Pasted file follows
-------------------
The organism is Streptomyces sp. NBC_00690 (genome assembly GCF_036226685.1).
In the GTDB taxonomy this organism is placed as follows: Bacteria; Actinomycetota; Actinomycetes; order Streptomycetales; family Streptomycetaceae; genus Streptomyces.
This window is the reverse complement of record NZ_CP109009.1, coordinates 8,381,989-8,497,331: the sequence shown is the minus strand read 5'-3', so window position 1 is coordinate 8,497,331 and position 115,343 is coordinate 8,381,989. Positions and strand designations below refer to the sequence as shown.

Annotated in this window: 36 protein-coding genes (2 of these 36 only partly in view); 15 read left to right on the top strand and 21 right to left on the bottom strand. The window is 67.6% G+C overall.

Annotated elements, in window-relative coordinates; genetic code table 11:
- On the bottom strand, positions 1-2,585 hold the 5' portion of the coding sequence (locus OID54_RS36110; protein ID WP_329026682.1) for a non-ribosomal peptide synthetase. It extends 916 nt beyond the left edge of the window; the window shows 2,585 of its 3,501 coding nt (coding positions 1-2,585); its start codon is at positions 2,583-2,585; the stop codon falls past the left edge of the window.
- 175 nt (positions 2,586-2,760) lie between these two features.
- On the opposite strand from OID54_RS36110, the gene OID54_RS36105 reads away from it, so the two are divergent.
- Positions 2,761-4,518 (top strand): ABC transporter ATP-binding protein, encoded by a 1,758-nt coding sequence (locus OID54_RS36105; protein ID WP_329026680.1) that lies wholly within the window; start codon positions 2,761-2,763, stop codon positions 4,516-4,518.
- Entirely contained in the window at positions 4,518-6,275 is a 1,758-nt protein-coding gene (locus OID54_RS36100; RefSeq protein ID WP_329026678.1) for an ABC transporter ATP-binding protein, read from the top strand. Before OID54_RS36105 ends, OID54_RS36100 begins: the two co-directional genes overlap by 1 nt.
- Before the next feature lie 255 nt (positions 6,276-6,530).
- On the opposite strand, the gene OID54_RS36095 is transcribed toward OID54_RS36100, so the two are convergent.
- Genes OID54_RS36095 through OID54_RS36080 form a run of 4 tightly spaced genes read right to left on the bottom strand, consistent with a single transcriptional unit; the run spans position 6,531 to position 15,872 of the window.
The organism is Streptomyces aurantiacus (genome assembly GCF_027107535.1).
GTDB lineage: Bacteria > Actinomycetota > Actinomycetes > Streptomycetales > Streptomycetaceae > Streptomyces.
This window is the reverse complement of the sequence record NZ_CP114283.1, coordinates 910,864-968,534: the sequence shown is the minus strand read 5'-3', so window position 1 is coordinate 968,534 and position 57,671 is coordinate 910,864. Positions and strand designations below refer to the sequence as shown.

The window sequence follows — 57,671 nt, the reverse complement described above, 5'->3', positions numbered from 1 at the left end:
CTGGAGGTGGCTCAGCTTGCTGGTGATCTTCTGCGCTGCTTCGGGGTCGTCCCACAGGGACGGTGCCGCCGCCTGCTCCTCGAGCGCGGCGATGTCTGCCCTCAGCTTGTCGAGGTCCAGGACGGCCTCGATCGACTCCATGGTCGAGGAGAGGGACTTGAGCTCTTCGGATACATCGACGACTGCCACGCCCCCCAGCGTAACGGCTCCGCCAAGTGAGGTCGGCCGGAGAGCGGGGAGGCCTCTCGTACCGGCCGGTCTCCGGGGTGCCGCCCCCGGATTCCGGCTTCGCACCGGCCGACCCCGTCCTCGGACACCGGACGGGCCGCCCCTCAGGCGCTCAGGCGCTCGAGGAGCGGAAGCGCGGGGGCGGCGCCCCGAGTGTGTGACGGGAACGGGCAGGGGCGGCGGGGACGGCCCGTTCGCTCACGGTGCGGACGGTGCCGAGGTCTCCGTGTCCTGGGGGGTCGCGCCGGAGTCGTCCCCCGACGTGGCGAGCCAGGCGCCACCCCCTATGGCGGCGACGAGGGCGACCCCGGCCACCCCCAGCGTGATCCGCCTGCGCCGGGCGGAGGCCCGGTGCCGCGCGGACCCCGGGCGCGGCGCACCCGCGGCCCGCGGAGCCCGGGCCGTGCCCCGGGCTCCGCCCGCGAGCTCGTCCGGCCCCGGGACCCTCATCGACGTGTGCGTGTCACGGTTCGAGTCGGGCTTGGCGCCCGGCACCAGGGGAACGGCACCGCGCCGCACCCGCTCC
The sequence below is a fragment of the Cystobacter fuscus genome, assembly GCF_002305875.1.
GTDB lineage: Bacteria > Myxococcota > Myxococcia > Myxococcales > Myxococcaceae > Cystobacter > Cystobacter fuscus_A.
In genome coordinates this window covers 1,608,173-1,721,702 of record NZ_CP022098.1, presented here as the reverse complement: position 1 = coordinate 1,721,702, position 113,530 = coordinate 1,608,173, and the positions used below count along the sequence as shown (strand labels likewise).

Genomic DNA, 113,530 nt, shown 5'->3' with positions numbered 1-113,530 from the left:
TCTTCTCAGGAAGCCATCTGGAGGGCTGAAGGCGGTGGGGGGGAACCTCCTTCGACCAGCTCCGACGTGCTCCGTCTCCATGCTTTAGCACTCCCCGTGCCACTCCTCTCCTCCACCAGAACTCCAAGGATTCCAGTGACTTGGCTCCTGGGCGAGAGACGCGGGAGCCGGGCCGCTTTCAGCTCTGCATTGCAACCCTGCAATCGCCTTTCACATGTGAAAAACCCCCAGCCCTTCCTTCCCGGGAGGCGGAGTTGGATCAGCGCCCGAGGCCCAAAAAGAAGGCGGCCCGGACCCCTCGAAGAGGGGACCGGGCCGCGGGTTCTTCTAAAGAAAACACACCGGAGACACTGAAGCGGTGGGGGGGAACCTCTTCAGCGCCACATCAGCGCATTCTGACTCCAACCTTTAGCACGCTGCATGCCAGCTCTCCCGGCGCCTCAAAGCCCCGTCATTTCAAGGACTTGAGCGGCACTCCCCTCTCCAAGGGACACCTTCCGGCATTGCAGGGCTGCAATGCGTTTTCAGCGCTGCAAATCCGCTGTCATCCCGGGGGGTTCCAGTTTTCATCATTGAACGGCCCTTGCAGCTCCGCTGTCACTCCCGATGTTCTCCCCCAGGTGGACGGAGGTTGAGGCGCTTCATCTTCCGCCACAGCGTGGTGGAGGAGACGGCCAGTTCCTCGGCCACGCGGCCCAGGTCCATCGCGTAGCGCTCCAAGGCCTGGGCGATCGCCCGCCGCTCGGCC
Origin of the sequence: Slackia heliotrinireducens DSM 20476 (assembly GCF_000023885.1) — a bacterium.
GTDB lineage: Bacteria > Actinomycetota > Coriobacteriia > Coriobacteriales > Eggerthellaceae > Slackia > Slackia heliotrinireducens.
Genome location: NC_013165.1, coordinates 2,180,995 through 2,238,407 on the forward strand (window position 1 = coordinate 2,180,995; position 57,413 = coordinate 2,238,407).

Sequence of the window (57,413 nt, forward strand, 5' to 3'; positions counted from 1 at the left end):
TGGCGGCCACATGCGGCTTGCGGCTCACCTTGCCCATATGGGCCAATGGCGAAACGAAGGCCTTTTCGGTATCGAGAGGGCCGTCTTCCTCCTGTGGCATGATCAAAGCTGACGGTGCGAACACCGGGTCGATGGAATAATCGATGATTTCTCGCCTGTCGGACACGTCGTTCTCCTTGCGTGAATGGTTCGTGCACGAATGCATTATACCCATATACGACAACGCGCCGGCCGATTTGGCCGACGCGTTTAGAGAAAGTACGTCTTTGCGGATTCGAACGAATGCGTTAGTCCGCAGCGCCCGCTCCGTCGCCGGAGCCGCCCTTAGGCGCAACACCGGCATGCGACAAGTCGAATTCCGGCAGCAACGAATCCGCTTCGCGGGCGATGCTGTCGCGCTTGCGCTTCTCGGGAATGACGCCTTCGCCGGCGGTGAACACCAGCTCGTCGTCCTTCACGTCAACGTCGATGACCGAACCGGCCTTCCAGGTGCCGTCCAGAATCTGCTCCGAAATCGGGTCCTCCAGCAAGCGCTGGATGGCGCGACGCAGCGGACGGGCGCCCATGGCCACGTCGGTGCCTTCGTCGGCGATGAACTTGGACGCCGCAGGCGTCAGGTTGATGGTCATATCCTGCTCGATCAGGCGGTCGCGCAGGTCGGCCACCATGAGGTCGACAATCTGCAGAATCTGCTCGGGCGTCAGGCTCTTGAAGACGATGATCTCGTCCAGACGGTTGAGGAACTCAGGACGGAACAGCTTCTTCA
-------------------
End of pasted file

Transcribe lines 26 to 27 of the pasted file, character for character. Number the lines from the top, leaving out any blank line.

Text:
Genome location: NC_013165.1, coordinates 2,180,995 through 2,238,407 on the forward strand (window position 1 = coordinate 2,180,995; position 57,413 = coordinate 2,238,407).

Sequence of the window (57,413 nt, forward strand, 5' to 3'; positions counted from 1 at the left end):